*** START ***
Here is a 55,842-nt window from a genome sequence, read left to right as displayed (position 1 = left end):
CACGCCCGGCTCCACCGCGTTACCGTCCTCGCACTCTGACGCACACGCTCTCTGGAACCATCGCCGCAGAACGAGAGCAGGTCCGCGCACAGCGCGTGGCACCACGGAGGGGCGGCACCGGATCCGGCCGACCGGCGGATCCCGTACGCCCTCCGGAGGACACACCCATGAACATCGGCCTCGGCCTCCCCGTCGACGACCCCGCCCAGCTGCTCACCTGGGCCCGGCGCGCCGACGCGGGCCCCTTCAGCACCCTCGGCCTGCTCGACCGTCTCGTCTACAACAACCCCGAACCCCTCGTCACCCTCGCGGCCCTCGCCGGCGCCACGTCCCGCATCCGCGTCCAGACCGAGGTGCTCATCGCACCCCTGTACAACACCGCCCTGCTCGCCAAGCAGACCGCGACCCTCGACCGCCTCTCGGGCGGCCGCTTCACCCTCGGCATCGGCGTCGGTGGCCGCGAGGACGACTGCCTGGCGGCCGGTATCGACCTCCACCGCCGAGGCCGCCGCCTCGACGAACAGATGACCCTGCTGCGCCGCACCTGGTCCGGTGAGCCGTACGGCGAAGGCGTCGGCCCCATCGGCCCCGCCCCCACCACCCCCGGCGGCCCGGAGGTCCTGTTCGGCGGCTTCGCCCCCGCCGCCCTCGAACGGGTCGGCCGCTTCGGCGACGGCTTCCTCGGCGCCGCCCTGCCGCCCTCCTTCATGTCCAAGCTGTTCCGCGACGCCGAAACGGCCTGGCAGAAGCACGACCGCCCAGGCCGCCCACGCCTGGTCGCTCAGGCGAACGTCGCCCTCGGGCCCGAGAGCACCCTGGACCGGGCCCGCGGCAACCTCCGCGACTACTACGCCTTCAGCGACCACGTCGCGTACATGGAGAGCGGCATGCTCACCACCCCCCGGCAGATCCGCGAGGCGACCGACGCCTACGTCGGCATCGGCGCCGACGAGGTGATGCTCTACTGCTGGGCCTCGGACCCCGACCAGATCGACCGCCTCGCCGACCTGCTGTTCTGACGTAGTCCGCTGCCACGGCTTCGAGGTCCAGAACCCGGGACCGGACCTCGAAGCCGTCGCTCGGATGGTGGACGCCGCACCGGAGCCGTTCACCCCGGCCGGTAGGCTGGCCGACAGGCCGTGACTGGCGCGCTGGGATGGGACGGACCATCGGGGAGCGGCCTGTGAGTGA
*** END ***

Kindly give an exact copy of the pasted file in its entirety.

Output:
Here is a 55,842-nt window from a genome sequence, read left to right as displayed (position 1 = left end):
CACGCCCGGCTCCACCGCGTTACCGTCCTCGCACTCTGACGCACACGCTCTCTGGAACCATCGCCGCAGAACGAGAGCAGGTCCGCGCACAGCGCGTGGCACCACGGAGGGGCGGCACCGGATCCGGCCGACCGGCGGATCCCGTACGCCCTCCGGAGGACACACCCATGAACATCGGCCTCGGCCTCCCCGTCGACGACCCCGCCCAGCTGCTCACCTGGGCCCGGCGCGCCGACGCGGGCCCCTTCAGCACCCTCGGCCTGCTCGACCGTCTCGTCTACAACAACCCCGAACCCCTCGTCACCCTCGCGGCCCTCGCCGGCGCCACGTCCCGCATCCGCGTCCAGACCGAGGTGCTCATCGCACCCCTGTACAACACCGCCCTGCTCGCCAAGCAGACCGCGACCCTCGACCGCCTCTCGGGCGGCCGCTTCACCCTCGGCATCGGCGTCGGTGGCCGCGAGGACGACTGCCTGGCGGCCGGTATCGACCTCCACCGCCGAGGCCGCCGCCTCGACGAACAGATGACCCTGCTGCGCCGCACCTGGTCCGGTGAGCCGTACGGCGAAGGCGTCGGCCCCATCGGCCCCGCCCCCACCACCCCCGGCGGCCCGGAGGTCCTGTTCGGCGGCTTCGCCCCCGCCGCCCTCGAACGGGTCGGCCGCTTCGGCGACGGCTTCCTCGGCGCCGCCCTGCCGCCCTCCTTCATGTCCAAGCTGTTCCGCGACGCCGAAACGGCCTGGCAGAAGCACGACCGCCCAGGCCGCCCACGCCTGGTCGCTCAGGCGAACGTCGCCCTCGGGCCCGAGAGCACCCTGGACCGGGCCCGCGGCAACCTCCGCGACTACTACGCCTTCAGCGACCACGTCGCGTACATGGAGAGCGGCATGCTCACCACCCCCCGGCAGATCCGCGAGGCGACCGACGCCTACGTCGGCATCGGCGCCGACGAGGTGATGCTCTACTGCTGGGCCTCGGACCCCGACCAGATCGACCGCCTCGCCGACCTGCTGTTCTGACGTAGTCCGCTGCCACGGCTTCGAGGTCCAGAACCCGGGACCGGACCTCGAAGCCGTCGCTCGGATGGTGGACGCCGCACCGGAGCCGTTCACCCCGGCCGGTAGGCTGGCCGACAGGCCGTGACTGGCGCGCTGGGATGGGACGGACCATCGGGGAGCGGCCTGTGAGTGA